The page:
STREET OF DREAMS is Scott Hamilton’s seventh recording for Blau Records and the fourth in Benicassim with the same band featuring the pianist Deena DeRose. Her musical bond with Hamilton achieves almost perfect harmony on this album, while Ignasi González on bass and Jo Krause on drums build a rhythmic section that enables Hamilton to move lyrically as the sound unfolds impeccably.
The repertoire is once again focused on the classic North American songbook of Leonard Bernstein, Frank Loesser, Nacio Herb Brown, Hoagy Carmichael, Chano Well …
“If a were bell” was written by Frank Loesser in 1950 for the Broadway musical “Guys and Dolls” and you may recall Jean Simmons singing it to a literally stunned Marlon Brando in the 1955 film version. A track so linked to Miles Davis’ career, who recorded it so often , that he has been regularly credited as the composer.
“Pure Imagination” is another example of how Scott Hamilton works with his encyclopaedic knowledge of the repertoire with a theme composed by Leslie Bricuse & Anthony Harvey for the movie” Willy Wonka and the Chocolate Factory “in 1971. In his intro Hamilton pronounces practically syllable by syllable the magic words that open the doors to a world of chocolate and wonder: “Come with me to a world of pure imagination …”.
“Sunny” is the well-known Bobby Hebb’s song of 1963 that some of us have whistled more than once. Originally a soul theme with hints of R&B, this happy and up beat tune was actually composed at a time when the author was going through a very rough patch . Here it’s played in a fast tempo with a great solo by Derose, and Hamilton closes it with a brief and stylish coda.
“Tin Tin Deo” co-written by Chano Pozo and Dizzy Gillespie, as the famous “Manteca”. Pozo, was the first percussionist of Dizzy’s band and a key character for the “latin” feel of his music. The version here by Scott’s group echoes that Latin flavour.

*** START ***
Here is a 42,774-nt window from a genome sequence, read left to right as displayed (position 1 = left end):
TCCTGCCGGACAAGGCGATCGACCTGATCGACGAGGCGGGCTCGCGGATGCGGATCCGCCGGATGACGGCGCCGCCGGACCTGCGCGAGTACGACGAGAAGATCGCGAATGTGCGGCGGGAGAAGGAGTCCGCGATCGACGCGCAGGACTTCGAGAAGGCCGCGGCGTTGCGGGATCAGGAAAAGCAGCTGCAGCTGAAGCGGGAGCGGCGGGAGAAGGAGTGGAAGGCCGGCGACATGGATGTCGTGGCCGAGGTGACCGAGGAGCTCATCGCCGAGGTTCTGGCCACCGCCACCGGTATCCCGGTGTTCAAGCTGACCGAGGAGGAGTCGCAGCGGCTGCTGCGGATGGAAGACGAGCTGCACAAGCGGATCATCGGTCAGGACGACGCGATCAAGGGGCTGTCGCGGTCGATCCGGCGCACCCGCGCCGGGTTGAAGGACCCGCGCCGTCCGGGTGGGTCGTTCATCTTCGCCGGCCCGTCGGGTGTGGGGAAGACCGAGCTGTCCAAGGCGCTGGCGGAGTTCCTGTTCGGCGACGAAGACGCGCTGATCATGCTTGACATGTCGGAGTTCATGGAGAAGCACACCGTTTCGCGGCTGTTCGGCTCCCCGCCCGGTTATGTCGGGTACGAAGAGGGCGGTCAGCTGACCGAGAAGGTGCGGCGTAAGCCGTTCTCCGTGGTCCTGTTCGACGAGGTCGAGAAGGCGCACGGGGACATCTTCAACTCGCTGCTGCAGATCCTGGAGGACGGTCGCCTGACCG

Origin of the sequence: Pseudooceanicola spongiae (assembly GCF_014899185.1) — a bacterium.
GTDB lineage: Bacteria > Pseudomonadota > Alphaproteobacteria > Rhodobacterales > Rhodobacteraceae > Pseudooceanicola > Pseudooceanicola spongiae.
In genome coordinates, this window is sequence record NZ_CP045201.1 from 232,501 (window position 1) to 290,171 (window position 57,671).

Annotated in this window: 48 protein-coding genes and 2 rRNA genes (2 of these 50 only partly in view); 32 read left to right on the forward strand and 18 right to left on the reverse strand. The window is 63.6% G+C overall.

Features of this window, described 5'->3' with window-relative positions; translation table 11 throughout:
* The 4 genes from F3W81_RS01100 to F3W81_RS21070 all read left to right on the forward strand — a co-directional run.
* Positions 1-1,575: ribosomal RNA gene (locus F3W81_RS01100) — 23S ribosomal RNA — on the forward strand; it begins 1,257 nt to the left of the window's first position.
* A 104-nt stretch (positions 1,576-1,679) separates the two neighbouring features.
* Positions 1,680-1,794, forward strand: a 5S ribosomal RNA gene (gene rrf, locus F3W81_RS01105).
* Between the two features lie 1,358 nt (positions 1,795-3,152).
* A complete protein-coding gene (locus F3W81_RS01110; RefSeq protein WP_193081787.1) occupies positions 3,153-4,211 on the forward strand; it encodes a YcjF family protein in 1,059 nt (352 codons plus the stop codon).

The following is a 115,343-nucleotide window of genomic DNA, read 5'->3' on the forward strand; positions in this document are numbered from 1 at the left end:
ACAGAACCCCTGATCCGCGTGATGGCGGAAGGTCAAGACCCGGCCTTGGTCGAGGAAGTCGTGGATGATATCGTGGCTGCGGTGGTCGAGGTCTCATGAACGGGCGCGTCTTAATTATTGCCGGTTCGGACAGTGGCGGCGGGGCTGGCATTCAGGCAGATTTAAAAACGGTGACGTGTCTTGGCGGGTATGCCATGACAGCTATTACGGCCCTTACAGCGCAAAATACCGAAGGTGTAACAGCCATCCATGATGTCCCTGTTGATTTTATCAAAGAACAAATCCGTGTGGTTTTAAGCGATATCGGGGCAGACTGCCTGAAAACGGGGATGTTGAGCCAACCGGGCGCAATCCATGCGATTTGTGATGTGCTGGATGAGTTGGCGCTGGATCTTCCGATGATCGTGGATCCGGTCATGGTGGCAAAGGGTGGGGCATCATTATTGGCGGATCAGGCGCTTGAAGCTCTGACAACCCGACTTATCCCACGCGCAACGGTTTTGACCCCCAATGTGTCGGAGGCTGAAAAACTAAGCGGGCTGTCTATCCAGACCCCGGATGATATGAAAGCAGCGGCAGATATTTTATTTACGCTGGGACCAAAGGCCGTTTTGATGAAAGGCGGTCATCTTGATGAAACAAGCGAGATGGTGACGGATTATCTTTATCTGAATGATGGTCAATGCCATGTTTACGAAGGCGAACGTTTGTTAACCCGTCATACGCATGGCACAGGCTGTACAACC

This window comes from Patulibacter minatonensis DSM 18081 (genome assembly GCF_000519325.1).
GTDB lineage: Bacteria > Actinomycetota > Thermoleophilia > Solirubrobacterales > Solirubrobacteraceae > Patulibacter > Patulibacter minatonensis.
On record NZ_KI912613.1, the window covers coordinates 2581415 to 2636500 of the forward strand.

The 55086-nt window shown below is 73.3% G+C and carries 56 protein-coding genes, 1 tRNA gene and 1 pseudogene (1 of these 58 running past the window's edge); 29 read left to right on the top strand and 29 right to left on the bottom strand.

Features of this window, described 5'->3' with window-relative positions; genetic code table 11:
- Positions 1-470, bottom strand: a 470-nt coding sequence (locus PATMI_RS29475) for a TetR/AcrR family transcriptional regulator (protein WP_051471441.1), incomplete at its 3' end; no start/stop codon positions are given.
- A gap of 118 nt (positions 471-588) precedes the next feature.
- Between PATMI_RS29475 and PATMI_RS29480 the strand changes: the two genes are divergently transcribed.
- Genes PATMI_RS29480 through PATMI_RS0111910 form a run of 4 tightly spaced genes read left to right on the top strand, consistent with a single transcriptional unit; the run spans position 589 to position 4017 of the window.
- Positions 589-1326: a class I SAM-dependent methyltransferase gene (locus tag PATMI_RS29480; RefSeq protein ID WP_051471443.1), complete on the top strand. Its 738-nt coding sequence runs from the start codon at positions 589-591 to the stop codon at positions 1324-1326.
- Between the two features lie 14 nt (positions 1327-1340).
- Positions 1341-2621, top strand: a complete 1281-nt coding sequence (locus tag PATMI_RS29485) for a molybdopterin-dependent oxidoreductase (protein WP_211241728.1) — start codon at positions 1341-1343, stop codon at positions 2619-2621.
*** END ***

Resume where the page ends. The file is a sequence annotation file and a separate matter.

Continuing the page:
“The Nearness Of You”, Hoagy Carmichael’s classic with lyrics by Ned Washington was composed in 1938. The theme deserves one of those historical Hamiltonian introductions: the saxophone surrounded by the expectant musicians’ silence up to the moment the piano opens the melody and the two instruments embrace in a delicate and somewhat fragile balance that takes them to some of the most exciting passages on the album.
“Street of Dreams”, an old foxtrot by Victor Young from 1932, which gives the title to the album, and completes the cycle of daydreams generously represented in this session (“If A Were A Bell”, “Sunny”, “Pure Imagination”, All I Do Is Dream Of You ” “Lucky To Be Me”). Warm and expressive, the song slowly fades out, leaving us behind with a mixture of both longing and reassurance.
“Lucky to be me” is Leonard Bernstein’s piece for both the musical and the movie “On The Town” (1949). It is the rapture and happiness of the individual in the crowd, of the energy, romance and joy of the sailor, Gene Kelly, on leave from his ship in New York. Another high from the Great American Songbook that sounds both immediate and elegant with Hamilton finding his way with ease around the multiple paths of this intelligent construction by Bernstein.
“All I Do Is Dream Of You” by Nacio Herb Brown and Arthur Freed and composed in 1934 for a Joan Crawford film, which reappears in none other than “Singing in the Rain” in 1952, sung by Debbie Reynolds. A song that has day-dreaming as its leitmotif and that here develops quickly from the very start, showing how the quartet has reached the perfect joining together of the musicians and the great freedom Hamilton and Derose display as it evolves.